As writers, there are a lot of tools at our disposal. And since I’m also interested in technology, I’m constantly finding applications and techniques that are helpful. However, even though there are a lot of helpful apps and tips, our brains and browsers can get bogged down. There are endless browser extensions for writing and endless ways to do things that occupy our minds.
Instead, I’ve decided to focus on some basic things that, no matter what kind of writer you are, you’ll likely need (with maybe one exception). I wanted to keep it simple by providing only web-based apps. That is, tools that don’t need to be installed in a browser and will work across all platforms. The categories these fit in are distraction-free writing, blogging, research, note taking and creating time blocks.
Let’s face it, writing can be distracting. Since we’re right at our computers – the source of distraction – it can be quite easy to be distracted. There are several distraction-free applications which we’ve covered on MakeUseOf, but two that I really like are Writer and QuietWrite.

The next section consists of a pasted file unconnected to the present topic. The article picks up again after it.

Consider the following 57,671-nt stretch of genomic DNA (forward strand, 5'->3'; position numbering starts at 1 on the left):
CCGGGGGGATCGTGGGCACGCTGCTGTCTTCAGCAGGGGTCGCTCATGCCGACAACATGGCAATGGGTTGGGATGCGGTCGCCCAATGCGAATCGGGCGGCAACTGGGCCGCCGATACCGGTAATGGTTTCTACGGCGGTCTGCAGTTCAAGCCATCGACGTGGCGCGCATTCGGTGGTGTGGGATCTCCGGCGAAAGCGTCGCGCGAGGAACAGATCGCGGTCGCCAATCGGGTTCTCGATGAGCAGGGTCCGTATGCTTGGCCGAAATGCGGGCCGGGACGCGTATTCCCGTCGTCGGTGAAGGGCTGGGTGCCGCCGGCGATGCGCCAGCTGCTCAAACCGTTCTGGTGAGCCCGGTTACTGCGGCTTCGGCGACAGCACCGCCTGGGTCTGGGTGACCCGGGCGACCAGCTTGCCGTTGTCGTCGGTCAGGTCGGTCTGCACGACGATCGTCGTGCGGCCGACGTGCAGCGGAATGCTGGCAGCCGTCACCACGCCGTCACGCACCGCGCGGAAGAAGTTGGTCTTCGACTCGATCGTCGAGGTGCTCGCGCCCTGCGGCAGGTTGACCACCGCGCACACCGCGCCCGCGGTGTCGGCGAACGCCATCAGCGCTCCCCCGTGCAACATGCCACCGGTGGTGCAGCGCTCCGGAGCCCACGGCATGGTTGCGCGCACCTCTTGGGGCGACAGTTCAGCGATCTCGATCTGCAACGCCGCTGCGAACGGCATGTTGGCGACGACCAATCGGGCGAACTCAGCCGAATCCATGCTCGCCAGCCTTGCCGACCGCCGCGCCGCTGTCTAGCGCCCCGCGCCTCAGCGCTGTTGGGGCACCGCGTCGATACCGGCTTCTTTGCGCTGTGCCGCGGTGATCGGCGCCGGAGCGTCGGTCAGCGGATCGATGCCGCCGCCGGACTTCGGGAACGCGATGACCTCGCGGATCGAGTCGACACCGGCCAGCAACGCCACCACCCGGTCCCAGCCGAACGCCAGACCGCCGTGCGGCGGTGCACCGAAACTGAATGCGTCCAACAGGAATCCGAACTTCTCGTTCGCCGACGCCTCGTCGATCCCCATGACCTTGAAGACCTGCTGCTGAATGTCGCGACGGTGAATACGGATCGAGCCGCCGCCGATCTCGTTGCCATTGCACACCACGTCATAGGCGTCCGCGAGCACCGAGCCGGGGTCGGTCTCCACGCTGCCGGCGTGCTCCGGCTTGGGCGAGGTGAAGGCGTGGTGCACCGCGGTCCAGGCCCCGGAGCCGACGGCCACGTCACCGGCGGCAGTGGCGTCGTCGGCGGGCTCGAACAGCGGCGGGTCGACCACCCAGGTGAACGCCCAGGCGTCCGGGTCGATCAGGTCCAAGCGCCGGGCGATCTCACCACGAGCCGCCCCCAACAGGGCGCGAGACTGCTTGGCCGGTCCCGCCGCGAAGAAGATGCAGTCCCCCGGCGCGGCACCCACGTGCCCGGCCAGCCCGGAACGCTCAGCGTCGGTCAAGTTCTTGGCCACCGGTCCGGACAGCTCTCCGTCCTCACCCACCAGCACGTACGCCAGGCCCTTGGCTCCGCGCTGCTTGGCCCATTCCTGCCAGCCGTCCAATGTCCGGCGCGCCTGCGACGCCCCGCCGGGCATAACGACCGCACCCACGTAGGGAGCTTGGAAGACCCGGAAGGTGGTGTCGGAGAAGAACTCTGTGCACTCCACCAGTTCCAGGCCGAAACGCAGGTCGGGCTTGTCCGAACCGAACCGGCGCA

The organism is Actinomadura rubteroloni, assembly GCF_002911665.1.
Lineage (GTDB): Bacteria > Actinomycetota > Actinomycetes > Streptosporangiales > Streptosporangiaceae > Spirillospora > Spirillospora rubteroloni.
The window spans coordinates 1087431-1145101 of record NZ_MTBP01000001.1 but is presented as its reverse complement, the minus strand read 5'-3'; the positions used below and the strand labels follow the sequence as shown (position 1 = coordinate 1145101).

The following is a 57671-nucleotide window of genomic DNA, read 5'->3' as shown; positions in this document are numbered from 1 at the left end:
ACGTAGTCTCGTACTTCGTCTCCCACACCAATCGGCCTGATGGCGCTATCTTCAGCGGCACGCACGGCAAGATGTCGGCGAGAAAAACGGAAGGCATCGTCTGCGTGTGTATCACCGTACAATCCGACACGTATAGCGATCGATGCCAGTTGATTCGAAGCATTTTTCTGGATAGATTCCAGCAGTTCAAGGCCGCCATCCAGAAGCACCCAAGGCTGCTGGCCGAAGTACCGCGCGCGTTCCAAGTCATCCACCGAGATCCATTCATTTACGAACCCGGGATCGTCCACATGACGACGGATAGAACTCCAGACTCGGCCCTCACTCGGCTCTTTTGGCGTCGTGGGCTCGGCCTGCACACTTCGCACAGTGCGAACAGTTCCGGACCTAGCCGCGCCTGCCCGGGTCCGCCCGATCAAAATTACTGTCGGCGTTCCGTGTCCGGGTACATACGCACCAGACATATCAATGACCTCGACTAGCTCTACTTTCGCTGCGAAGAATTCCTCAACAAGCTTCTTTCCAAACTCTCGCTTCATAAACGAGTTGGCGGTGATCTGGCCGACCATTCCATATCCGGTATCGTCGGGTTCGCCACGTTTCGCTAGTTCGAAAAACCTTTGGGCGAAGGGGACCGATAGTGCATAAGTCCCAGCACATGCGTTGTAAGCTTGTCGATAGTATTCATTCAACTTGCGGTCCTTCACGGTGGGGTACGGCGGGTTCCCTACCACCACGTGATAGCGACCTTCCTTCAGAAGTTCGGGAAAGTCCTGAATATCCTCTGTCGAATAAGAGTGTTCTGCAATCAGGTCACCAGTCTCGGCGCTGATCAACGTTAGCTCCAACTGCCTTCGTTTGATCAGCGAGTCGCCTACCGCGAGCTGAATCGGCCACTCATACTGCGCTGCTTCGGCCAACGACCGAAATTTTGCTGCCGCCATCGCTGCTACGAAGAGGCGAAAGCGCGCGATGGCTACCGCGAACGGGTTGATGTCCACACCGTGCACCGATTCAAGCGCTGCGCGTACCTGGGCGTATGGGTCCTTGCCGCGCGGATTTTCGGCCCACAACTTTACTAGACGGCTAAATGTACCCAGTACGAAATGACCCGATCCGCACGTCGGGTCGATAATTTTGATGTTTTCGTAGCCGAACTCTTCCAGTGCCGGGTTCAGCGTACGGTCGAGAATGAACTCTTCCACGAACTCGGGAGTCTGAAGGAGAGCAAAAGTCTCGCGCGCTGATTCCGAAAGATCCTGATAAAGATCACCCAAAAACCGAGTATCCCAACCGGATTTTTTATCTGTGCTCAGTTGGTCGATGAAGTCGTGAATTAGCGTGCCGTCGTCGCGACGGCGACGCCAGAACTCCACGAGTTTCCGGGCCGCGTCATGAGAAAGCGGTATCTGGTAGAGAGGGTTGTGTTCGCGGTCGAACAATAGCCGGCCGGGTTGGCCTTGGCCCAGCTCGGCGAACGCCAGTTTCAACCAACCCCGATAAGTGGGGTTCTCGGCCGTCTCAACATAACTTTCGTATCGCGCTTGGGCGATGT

Writer is a product from Big Huge Labs that is super simple. To get the full benefits of it, I recommend creating an account. From the website you can print, export to PDF, download as a text file and email it. Of course there are the obvious features of saving, creating a new file and viewing the word count. There are quite a few preferences as well. You can change the text and background colors, line spacing, font and typing sounds.
QuietWrite has been formerly mentioned on MakeUseOf and I feel it is hands down the best online text editor and distraction-free writer. It is simple, yet has many features tucked away. The “header” that you see at the top of the page, slides away once the cursor is taken out of its range. This allows you to focus completely on what you need to write. I will point you to the direction of the article focusing on all of its features. It is quite the gem!